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Télécharger la revue - Église Catholique d'Algérie

egArds sur l'Algérie

A life of hardship

The Challenges faced by Sub-Saharan Migrants and Refugees in

People leave their countries of

origin for many reasons. Some

leave due to war, persecution and

violence whilst others leave due to

a very difficult economic situation.

Persons migrating towards Algeria are no different.

Whilst their reasons for arriving to Algeria may differ,

the hardships they suffer along the route to arrive

here and the tough conditions they must face in

the country are often the same. One big difference

is that whilst some can return to their countries of

origin, others cannot due to war, persecution or

a lack of means to return back home. Humiliation

on return and a feeling of having 'failed' is another

reason why people do not return back home

even when things do not turn out well in Algeria.

Most migrants in need of international protection

head to Algiers where they can apply for asylum

with the UN Refugee Agency (UNHCR) which decides

who is entitled to international protection and who

is not. Those recognised as refugees are under the

protection of UNHCR and are given documents

and certain important rights and assistance.

Nevertheless, it is still very difficult for them to find

work and earn a livelihood. Importantly, the refugee

document protects people from being forcibly

sent back to their countries of origin or from being

deported to the south of the country.

The problem of access to work is one of the greatest

problems faced by migrants and refugees in Algeria.

No one is given the permission to work, so finding

regular work is almost impossible. Many end up

Algeria

L’auteur est avocat, spécialisé dans les droits de l'homme et le droit d'asile.

Il travaille pour le Service jésuite des réfugiés (JRS). Une partie du travail du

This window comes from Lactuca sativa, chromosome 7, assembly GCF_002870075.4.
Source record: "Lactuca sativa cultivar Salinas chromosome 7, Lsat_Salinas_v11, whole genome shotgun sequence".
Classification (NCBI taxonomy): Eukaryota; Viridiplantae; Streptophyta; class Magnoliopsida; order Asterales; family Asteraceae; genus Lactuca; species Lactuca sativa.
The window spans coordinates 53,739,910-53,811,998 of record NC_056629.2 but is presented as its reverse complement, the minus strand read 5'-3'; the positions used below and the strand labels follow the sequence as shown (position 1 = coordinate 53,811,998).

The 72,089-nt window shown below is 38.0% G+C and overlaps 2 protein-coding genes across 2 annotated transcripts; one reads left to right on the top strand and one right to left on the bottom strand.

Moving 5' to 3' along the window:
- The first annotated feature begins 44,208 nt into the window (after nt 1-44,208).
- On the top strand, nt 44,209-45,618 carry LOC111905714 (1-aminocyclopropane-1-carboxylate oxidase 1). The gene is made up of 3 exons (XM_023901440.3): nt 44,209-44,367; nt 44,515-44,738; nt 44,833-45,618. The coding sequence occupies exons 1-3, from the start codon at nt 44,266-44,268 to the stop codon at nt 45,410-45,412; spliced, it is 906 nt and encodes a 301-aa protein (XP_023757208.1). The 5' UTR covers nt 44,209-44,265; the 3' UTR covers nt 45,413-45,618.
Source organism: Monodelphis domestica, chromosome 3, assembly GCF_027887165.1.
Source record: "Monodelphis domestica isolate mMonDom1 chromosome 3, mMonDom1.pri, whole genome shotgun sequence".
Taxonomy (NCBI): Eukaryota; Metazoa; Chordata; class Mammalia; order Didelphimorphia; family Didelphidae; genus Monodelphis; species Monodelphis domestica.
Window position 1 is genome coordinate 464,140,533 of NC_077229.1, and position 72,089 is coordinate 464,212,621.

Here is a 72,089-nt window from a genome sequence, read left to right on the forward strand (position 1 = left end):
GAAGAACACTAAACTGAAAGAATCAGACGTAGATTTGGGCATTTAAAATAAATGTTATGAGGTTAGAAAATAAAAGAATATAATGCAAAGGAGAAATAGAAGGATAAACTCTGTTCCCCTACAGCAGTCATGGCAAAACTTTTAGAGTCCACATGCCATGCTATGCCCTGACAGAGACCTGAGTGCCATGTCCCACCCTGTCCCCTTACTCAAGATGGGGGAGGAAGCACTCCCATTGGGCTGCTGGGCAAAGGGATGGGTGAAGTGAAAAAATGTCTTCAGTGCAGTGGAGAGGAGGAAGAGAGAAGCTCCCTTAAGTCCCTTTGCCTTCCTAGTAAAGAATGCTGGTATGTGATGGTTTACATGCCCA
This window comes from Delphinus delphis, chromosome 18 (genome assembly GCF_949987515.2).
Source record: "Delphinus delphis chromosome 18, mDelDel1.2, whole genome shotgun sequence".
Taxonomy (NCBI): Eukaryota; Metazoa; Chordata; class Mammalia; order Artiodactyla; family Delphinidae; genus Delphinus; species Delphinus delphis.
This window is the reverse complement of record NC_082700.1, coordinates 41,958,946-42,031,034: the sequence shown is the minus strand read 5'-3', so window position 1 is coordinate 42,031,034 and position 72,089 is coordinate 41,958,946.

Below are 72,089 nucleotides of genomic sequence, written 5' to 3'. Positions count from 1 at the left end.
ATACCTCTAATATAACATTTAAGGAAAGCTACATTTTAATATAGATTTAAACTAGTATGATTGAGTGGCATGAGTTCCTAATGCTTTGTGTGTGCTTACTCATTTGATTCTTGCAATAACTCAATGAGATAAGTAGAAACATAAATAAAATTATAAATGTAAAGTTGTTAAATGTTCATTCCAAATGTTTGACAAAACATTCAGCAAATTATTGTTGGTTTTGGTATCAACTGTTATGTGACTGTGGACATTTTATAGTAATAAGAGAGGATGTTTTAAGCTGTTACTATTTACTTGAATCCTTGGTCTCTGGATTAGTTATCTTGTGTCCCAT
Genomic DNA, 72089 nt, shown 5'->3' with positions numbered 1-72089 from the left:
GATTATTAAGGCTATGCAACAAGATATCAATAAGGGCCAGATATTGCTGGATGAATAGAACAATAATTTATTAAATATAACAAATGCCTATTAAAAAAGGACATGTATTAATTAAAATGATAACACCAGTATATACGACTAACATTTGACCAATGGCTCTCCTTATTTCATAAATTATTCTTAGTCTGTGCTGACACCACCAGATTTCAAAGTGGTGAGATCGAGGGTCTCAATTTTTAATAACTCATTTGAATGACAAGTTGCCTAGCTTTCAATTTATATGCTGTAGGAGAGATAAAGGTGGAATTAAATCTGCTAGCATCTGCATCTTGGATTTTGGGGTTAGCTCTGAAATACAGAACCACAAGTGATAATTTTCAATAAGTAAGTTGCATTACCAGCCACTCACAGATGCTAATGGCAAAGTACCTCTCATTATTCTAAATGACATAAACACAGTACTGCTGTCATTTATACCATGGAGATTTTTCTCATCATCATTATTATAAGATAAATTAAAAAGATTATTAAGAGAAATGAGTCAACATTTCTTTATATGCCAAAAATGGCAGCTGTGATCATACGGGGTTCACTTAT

Bureau européen de JRS est de sensibiliser l'Union européenne sur la situation

des réfugiés et des migrants en Afrique du Nord et de l'Ouest. En effet, décisions

et politiques de l'UE ont une influence directe sur la vie des migrants en transit

dans ces pays. Il est donc important que les décideurs européens aient cela

en tête lorsque des décisions sont prises. Andrew vient de parcourir l’Algérie

pour mieux connaître la situation de ces migrants. Il nous partage son regard 1 .

working unofficially and this often means that they

do not earn as much as locals and are not protected

by contracts. At times, employers take advantage of

this and do not pay the migrants for the work they

have done. The migrants cannot go and report this

to the police since they were not working legally and

could end up in trouble due to their general status

in the country. Difficulties in accessing work lead to

other serious problems such as accommodation.

It is very hard to pay for rent without a regular

job, so many persons end up living in very poor

conditions. Those who find no work often end up

squatting in unfinished buildings such as in the

neighbourhood of Boush Bouk or living in small

and crowded rooms with no privacy. Thankfully,

especially when accompanied by organisations,

1 Une traduction en français de cet article est disponible sur le

site eglise-catholique-algerie.org

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